Legal expert urges Government to reduce drink drive limit

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Legal expert urges Government to reduce drink drive limit

16th June 2010

A specialist in serious and fatal road collisions has urged the Government to follow new recommendations and halve the current UK drink-drive limit.

A report presented to new transport secretary Philip Hammond last month is expected to say that more than 150 lives could be saved each year by reducing the existing limit of 80mg of alcohol per 100ml of blood to 50mg.

Deborah Johnson, a specialist in cases involving serious and fatal injuries with Fentons Solicitors LLP, urged the Government to immediately implement the changes to the limit, which has been in place since 1967.

"This change would give the UK one of the toughest regimes in Europe, something campaigners have been demanding for years," said Deborah, a partner with the firm and a trustee with road safety charity Brake. "Some of the most serious incidents I've ever dealt with involved drivers who had been drinking and it is time that calls to reduce the limit were taken seriously."

Deborah, who has spent many years helping victims deal with the effects of drink driving, said that although the review had been commissioned by the previous government, she hoped the new coalition would adopt its findings.

"You don't need to drink massive quantities to be 'over the limit', but some people's reflexes can be affected by only one drink," said Deborah. "There are many other factors to consider too - the strength and size of the drink being the most obvious. An individual's height, weight and metabolism can also play a large part in how they are affected, not to mention how fast a person drinks and how long ago they stopped drinking," she said.

"People should be aware that alcohol can stay in the system for many hours - even overnight - so driving anywhere the morning after a drinking session could still put you over the limit," she said.

It is believed the report will also recommend scrapping rules which allow drivers close to the limit to insist on a blood or urine test at a police station.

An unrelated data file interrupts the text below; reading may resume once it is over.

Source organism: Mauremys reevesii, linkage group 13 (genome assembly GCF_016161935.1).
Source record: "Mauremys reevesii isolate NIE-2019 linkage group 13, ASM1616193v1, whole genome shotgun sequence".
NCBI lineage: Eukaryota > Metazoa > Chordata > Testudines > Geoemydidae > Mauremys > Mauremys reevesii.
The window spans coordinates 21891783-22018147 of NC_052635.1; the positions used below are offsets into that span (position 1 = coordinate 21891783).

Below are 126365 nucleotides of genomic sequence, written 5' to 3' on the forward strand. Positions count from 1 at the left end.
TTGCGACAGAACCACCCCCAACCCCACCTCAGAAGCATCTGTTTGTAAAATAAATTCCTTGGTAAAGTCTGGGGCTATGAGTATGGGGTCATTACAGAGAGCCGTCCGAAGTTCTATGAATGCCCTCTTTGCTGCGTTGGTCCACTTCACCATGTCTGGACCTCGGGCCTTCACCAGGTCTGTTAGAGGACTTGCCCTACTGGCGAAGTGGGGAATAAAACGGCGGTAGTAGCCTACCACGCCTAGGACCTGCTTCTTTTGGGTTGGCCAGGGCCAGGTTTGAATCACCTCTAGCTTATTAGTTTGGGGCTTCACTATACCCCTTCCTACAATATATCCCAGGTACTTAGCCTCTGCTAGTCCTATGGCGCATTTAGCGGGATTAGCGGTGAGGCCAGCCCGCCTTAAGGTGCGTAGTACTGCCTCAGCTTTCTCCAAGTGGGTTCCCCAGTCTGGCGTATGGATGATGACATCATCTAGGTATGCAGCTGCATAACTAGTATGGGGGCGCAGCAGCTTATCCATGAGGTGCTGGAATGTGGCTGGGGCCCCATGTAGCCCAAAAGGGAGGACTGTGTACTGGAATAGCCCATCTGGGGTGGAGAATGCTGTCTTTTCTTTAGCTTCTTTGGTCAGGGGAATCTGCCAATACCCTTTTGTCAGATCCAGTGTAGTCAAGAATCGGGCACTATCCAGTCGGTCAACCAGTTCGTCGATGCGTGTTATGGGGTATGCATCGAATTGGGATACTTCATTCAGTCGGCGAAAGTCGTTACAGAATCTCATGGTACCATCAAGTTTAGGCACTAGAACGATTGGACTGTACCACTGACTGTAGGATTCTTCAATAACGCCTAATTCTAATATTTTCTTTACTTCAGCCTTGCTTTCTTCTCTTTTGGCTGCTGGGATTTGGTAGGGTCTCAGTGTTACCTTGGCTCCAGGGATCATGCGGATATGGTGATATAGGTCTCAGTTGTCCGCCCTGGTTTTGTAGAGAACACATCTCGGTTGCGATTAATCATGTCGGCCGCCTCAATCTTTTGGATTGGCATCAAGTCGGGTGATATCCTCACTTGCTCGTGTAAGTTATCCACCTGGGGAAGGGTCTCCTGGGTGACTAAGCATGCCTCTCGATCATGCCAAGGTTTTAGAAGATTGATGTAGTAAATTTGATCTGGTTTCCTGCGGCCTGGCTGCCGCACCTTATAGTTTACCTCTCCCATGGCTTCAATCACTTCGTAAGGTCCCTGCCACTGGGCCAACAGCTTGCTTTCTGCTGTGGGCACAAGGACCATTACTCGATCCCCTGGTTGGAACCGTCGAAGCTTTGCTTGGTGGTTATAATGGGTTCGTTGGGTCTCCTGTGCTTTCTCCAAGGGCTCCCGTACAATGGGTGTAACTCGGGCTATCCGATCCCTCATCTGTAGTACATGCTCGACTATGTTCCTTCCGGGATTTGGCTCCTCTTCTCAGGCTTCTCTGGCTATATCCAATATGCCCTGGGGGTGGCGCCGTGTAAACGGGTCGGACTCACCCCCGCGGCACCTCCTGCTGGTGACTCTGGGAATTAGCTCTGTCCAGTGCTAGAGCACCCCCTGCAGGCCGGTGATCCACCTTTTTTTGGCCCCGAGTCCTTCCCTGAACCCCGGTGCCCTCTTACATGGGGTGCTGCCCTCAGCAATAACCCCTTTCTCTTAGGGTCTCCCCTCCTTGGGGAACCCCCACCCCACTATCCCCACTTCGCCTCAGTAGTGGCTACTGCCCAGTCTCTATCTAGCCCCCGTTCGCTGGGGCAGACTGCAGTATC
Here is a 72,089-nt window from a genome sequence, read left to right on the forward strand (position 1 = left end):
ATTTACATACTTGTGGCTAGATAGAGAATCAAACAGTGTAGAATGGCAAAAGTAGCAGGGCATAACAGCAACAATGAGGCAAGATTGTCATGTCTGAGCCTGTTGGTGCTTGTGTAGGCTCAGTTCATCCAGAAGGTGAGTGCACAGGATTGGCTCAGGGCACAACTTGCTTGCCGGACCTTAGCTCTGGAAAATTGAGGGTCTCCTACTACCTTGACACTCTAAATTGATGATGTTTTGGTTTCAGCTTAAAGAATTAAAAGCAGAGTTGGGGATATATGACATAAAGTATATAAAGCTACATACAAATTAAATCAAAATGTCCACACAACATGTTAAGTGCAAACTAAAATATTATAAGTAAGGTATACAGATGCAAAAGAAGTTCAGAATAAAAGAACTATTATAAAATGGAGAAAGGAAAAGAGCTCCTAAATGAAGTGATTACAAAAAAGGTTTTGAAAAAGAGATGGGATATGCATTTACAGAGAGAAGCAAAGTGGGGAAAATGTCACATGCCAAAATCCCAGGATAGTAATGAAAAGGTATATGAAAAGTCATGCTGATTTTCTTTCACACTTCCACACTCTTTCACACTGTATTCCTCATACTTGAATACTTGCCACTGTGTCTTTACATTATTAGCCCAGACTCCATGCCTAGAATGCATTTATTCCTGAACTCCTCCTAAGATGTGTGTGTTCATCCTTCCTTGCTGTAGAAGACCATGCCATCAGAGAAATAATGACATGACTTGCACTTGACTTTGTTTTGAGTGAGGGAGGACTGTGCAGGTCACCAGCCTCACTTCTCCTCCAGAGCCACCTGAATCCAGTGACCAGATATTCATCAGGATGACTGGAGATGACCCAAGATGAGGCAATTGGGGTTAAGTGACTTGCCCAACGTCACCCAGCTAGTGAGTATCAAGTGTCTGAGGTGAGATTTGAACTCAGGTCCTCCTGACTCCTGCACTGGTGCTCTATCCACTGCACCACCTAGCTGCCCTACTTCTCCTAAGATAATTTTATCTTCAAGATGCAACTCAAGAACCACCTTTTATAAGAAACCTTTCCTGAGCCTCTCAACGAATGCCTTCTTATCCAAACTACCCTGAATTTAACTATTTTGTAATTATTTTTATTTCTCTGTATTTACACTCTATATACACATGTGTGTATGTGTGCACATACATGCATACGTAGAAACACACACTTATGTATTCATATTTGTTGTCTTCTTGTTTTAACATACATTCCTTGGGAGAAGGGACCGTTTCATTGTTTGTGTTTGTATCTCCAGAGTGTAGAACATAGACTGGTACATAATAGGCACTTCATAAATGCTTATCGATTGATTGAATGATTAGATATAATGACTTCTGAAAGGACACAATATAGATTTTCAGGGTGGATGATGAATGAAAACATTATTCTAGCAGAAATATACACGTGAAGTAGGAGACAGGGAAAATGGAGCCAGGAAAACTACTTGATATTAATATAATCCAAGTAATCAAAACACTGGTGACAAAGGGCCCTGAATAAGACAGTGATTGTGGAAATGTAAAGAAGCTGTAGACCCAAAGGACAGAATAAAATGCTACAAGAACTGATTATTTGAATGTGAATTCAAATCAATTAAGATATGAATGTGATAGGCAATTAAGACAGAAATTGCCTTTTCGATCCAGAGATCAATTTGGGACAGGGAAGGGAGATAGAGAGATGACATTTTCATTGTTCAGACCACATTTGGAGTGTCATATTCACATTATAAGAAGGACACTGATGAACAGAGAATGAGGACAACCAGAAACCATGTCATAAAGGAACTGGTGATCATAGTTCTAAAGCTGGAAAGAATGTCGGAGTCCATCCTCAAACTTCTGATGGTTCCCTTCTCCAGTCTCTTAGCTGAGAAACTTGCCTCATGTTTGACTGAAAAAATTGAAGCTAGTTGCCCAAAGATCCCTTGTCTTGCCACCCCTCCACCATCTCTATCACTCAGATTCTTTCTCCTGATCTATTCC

"The breathalysers carried by traffic police nowadays are much more accurate than those from years past," said Deborah. "It is widely known that the delay caused by driving a suspect to a police station can mean their alcohol level falls below the legal limit by the time a follow-up blood or urine test is carried out. Scrapping this rule will help police get more irresponsible drink-drivers off the road."

If the limit were lowered and the current mandatory 12-month ban for drink-drive offenders kept in place, the UK would then have one of the toughest stances on drink-driving in Europe.

"No-one is trying to say we should not be able to have a drink and enjoy ourselves, but the fact remains that drinking and driving ruins people's lives," said Deborah. "We have seen countless cases where someone has been seriously injured or even killed because they have been involved in a collision with a driver who was under the influence."

Most EU countries - 50mg/100ml blood
France, Spain and Germany - 50mg/100ml blood
Ireland and Malta - 80mg/100ml blood
Ireland pledged to reduce to 50mg/100ml in 2010
Sweden, Poland and Estonia - 20mg/100ml blood
Czech Republic, Slovakia and Hungary - 0mg/100ml blood
Sources: Brake and EU Commission

How can Fentons Solicitors help?
Fentons has a specialist department experienced in handling claims for victims of serious injuries arising from road collisions.

If you think that you have a case or require further information contact Fentons on 0800 0191 297 or fill in the online claims questionnaire.

Source: BBC News